China has all but confirmed its trade war with Australia days after dismissing allegations of a targeted ban as "rumour".

Earlier in the week, the Chinese government dismissed claims of a discriminatory ban that is likely to cost Australia billions of dollars a year. But on Thursday, The Global Times, a Chinese state-run publication, reported the visit of Australia's ambassador to China, Graham Fletcher "came after China halted seven categories of Australian goods from the market."

The Global Times made the claim in an article titled 'Australia nervous at losing Chinese market'.

 

Mr Fletcher was in Shanghai to attend the China International Import Expo, a key annual event for Australian traders.

On the eve of the expo, a shipment of Australian wine was blocked at customs, furthering concerns of exporters and the federal government that an orchestrated ban was underway.

The move came days after $2 million worth of live Australian rock lobster sat on a tarmac in Shanghai for four days after the Chinese government claimed it did not meet import guidelines.

The Global Times' article claimed the lobster ban had "sent shockwaves to Australia" and cited Professor Chen Hong, who was banned from entering Australia earlier this year, as saying, "There is no substitute for the Chinese market for Australia. But for Chinese people, Australian goods have many alternatives."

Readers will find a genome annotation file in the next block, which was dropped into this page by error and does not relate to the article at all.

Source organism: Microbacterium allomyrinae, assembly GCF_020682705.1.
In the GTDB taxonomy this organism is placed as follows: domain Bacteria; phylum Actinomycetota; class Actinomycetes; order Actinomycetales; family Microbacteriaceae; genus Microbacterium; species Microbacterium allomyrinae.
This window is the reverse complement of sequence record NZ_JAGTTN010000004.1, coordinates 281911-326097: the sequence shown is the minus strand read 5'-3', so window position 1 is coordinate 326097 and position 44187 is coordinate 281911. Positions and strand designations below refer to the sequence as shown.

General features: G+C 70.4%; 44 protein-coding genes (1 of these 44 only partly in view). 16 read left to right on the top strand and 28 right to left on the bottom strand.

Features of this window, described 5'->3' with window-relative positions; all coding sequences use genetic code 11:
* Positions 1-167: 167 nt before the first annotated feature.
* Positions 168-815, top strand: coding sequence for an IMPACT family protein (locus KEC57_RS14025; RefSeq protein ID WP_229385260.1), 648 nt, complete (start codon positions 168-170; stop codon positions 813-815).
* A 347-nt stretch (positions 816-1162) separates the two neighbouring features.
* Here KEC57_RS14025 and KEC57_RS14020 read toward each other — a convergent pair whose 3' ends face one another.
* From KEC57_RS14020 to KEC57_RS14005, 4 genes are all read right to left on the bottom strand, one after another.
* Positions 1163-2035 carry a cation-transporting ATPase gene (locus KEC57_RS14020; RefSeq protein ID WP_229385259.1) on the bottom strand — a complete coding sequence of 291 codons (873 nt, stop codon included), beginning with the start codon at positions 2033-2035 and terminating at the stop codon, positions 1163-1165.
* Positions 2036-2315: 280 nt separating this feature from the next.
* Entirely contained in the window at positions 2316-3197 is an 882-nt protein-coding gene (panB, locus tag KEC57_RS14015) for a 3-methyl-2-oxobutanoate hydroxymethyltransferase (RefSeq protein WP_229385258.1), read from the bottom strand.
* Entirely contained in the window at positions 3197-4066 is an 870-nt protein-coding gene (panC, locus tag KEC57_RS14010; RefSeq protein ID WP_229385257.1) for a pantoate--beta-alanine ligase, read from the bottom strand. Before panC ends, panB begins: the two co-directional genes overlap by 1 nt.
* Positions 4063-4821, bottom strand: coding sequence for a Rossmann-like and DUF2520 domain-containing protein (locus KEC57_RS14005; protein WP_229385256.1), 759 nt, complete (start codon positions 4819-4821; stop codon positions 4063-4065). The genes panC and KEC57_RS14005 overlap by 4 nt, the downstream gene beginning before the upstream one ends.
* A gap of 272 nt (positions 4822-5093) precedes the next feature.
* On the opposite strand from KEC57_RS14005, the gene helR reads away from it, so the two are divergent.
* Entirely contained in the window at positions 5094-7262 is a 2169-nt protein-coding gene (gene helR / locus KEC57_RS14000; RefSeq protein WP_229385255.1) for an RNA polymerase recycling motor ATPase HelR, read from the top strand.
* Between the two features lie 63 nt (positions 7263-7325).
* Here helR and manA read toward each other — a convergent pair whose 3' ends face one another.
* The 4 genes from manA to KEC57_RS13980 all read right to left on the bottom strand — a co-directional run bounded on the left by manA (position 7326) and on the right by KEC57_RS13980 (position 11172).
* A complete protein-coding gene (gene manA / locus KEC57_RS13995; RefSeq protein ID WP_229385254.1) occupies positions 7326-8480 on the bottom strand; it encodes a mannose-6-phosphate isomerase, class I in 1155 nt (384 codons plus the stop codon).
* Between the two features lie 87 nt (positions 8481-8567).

The state media reporting came after Chinese President Xi Jinping announced his plan to bring "more positive energy" to the global trade market.

"Faced with the challenges brought by economic globalisation, we must not allow unilateralism or protectionism to undermine the international order and international rules," President Xi said via a video address to the Expo on Wednesday.

Federal Trade Minister Simon Birmingham has since issued a statement seeking further information, saying the "uncertain and inconsistent messages from China" are "heightening risks and undermine the statements made by President Xi [Jinping] at this year's China International Import Expo."

 

Senator Simon Birmingham is seeking further clarification from the Chinese government on the situation. Picture: NCA NewsWire / Gary Ramage
Senator Simon Birmingham is seeking further clarification from the Chinese government on the situation. Picture: NCA NewsWire / Gary Ramage

Senator Birmingham continued, "If China is to be true to the statements of its Government then it should provide confidence that normal customs and related processes will apply to imports of goods such as seafood and wine."

One Australian wine-seller at the expo who asked not to be named told The Australian, "Everyone is in the freak-out zone."

Earlier this year, the Chinese government announced an investigation into a number of Australia's key exports and imposed an 80 per cent tariff on barley.

 

Originally published as China all but confirms Aussie ban as export stalemate heats up


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